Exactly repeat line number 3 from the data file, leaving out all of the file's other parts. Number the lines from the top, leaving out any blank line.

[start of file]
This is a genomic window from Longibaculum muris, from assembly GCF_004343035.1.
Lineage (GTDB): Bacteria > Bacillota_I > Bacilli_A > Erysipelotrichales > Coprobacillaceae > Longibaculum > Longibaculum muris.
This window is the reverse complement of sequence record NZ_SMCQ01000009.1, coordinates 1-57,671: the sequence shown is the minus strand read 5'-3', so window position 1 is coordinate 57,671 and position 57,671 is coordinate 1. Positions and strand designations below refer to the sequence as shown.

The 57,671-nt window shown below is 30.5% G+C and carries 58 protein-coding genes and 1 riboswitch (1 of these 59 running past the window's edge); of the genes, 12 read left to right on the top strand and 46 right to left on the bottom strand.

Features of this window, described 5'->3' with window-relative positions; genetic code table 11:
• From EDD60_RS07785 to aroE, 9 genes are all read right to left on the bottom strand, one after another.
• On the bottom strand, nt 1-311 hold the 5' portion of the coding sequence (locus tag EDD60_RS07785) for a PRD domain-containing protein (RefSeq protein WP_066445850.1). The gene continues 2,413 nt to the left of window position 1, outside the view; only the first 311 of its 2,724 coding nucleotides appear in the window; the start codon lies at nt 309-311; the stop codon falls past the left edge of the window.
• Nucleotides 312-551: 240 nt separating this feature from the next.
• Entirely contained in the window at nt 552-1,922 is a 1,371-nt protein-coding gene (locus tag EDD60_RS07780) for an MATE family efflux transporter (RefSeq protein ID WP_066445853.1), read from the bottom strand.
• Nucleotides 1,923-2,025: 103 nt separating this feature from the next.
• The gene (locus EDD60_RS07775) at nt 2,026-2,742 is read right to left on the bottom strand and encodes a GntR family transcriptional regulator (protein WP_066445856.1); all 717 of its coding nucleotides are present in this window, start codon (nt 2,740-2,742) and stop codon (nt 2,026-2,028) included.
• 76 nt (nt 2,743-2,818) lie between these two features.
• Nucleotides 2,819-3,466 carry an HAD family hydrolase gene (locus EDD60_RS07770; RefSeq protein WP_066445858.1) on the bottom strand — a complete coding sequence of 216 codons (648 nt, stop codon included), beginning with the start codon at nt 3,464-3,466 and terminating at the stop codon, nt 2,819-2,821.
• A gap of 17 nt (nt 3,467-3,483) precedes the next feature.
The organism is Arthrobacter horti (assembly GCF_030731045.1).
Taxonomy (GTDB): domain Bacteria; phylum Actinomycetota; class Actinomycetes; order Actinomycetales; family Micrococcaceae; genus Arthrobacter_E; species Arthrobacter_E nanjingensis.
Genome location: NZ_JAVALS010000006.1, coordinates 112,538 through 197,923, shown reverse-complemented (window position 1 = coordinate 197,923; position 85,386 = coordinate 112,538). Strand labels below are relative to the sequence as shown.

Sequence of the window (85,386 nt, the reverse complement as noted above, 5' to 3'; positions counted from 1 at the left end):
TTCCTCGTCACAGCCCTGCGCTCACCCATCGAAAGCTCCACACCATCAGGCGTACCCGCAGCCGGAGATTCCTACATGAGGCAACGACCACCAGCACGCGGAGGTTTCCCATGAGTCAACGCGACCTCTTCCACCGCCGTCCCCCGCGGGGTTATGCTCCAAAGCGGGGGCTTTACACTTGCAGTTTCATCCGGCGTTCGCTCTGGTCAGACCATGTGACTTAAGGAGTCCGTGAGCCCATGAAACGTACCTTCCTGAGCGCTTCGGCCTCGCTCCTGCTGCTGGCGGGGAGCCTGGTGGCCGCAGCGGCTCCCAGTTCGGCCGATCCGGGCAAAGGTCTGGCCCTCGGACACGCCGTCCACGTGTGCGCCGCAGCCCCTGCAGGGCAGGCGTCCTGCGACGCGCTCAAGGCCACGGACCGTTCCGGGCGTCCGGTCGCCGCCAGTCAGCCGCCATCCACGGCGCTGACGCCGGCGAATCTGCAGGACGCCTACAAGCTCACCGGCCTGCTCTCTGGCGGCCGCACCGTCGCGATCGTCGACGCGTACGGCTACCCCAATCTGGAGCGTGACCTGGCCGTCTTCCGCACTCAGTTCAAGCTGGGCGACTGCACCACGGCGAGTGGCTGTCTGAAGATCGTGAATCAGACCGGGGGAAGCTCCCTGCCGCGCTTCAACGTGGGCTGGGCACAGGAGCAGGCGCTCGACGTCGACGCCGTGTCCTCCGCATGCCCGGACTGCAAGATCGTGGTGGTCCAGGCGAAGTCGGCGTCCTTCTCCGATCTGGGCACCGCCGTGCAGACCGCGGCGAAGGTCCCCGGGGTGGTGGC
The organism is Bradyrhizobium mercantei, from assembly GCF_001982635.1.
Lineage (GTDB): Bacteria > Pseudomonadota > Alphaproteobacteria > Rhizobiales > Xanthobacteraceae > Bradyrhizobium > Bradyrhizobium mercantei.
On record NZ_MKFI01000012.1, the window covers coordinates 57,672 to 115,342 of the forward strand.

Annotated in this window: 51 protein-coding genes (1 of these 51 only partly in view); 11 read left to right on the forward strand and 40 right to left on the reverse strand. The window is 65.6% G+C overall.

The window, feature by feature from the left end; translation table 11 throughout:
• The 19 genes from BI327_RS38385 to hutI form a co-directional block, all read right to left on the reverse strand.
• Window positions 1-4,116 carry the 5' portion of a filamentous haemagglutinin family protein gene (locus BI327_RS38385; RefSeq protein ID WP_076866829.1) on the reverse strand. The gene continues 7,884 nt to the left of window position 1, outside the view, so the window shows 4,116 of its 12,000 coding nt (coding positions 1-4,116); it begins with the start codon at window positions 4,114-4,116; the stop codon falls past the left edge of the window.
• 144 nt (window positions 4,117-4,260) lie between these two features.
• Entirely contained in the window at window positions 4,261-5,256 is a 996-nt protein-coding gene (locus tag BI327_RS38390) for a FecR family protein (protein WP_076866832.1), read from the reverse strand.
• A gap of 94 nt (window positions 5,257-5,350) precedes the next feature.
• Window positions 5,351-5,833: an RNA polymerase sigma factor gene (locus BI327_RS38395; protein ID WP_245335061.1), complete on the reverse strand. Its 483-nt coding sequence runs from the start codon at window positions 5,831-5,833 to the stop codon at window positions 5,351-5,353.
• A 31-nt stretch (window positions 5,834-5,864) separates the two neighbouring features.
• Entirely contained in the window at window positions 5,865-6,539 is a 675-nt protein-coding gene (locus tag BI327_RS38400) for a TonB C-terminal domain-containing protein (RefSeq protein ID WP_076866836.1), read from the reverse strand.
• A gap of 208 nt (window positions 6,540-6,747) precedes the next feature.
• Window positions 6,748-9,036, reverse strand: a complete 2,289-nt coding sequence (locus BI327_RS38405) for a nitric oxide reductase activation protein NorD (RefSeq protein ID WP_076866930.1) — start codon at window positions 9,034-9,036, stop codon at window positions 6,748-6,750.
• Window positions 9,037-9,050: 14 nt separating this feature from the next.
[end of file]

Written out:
This window is the reverse complement of sequence record NZ_SMCQ01000009.1, coordinates 1-57,671: the sequence shown is the minus strand read 5'-3', so window position 1 is coordinate 57,671 and position 57,671 is coordinate 1. Positions and strand designations below refer to the sequence as shown.